Course Sides
Cuisine Singapore
Prep Time 5 mins
Cook Time 10 mins
Servings
people
Ingredients
Starch Solution Mix
Seasoning Sauce
Others
Oysters
Course Sides
Cuisine Singapore
Prep Time 5 mins
Cook Time 10 mins
Servings
people
Ingredients
Starch Solution Mix
Seasoning Sauce
Others
Oysters
Instructions
  1. Mix all the flour in a bowl with 1 cup water and set aside.
  2. Marinade oysters with hua tiao wine and soya sauce. Set aside.
  3. Combine all the ingredients for making seasoning sauce in a bowl. Mix well.
  4. Beat 3 eggs in a mixing bowl and add 1 tbsp of the seasoning sauce.
  5. In a heated pan, add in some lard oil and pour in the starch batter.
  6. When the batter turns crispy at the edges, add in the beaten eggs.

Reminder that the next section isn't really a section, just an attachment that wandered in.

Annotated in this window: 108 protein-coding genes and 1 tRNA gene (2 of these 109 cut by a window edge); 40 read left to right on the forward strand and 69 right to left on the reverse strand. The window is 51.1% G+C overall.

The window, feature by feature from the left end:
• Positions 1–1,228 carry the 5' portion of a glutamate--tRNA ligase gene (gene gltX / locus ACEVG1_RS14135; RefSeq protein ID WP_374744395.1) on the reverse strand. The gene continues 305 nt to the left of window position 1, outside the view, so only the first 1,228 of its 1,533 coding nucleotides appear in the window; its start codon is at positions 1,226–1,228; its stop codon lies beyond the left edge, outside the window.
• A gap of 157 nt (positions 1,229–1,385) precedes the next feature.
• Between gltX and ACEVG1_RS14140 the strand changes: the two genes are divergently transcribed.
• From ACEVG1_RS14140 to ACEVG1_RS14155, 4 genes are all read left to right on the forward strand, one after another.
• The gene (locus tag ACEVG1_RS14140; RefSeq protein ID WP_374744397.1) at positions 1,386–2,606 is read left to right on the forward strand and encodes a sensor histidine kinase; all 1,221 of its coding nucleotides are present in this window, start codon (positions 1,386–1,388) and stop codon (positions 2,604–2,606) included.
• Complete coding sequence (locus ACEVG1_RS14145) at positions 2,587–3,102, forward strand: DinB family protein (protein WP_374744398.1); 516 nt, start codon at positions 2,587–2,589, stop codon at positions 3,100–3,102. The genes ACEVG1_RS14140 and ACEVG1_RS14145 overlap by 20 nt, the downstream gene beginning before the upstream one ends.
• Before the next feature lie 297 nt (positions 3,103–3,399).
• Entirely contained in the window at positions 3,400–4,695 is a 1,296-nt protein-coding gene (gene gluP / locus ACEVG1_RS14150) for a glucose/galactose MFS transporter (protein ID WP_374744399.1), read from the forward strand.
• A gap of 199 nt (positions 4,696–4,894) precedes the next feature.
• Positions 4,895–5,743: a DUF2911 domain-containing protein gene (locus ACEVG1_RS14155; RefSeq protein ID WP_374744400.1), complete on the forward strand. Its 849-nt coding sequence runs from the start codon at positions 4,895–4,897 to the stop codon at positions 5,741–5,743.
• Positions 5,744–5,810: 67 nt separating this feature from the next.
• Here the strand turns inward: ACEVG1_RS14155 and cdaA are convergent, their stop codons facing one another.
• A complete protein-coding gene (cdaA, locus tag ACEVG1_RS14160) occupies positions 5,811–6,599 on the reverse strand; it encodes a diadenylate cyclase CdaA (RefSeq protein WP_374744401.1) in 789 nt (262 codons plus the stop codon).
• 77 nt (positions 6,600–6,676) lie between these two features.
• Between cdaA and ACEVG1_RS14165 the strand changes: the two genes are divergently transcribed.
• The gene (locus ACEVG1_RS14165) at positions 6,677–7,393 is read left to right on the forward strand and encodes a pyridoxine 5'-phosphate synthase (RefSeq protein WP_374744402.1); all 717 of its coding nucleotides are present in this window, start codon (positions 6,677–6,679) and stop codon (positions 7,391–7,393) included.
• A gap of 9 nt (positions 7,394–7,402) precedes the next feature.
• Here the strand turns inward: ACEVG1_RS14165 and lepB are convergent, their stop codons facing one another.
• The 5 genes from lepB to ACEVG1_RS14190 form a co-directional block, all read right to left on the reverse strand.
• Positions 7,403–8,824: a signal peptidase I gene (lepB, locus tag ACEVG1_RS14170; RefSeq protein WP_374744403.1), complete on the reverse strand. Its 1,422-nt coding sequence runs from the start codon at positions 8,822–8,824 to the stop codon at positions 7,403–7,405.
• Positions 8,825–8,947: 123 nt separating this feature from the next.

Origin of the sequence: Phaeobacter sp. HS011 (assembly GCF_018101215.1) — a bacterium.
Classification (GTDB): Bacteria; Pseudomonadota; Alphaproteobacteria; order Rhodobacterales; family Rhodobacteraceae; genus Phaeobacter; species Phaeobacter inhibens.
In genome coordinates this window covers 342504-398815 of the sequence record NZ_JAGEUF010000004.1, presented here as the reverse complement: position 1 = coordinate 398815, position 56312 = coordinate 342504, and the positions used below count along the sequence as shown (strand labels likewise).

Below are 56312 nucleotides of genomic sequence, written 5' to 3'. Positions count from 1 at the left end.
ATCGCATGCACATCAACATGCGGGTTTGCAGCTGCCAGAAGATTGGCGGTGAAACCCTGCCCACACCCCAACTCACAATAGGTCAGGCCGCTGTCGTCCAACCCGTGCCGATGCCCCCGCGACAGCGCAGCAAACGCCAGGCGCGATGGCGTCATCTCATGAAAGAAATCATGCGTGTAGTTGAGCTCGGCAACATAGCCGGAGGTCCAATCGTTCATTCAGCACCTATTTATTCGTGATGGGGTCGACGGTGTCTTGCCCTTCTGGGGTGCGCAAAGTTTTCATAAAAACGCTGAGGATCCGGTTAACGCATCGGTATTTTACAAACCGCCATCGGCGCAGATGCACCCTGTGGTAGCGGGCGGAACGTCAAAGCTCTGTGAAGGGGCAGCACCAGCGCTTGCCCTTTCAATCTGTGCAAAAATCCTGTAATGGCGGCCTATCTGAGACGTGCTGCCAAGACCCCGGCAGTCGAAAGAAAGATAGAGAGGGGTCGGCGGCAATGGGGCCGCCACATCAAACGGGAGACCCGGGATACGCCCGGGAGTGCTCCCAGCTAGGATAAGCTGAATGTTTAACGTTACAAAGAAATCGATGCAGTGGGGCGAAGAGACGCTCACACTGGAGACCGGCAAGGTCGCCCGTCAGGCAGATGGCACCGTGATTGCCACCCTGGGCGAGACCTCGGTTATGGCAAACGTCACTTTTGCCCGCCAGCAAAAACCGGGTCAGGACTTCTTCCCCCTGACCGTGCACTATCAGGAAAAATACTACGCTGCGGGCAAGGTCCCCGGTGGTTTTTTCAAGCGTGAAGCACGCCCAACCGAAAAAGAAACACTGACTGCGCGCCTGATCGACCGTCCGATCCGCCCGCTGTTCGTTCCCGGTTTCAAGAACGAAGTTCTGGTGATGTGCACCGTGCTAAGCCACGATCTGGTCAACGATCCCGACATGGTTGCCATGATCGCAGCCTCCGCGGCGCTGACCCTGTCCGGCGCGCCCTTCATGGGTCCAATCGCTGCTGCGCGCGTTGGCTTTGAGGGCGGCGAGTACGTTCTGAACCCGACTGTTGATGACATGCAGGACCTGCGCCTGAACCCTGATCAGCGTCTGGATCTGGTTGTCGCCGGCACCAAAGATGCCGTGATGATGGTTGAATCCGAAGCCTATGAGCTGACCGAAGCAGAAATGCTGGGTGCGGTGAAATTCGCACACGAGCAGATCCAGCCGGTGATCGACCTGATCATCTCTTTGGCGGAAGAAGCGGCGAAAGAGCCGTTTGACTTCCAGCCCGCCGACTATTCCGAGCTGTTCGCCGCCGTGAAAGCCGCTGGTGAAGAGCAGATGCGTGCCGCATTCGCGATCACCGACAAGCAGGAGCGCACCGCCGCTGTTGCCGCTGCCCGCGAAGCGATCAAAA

7. Sprinkle the chives/ spring onions in and drizzle some seasoning sauce and lard oil over.
  8. Flip the omelette over and separate into smaller pieces.
  9. Push the omelette to one side and add in garlic and fry for a few seconds.
  10. Add in the oysters and mix well with the garlic. Drizzle some seasoning sauce over the oysters and mix well with the omelette.
  11. Dish up and garnish with coriander leaves.
Recipe Notes

Click here if you are interested in learning how to make other Singapore local cuisines!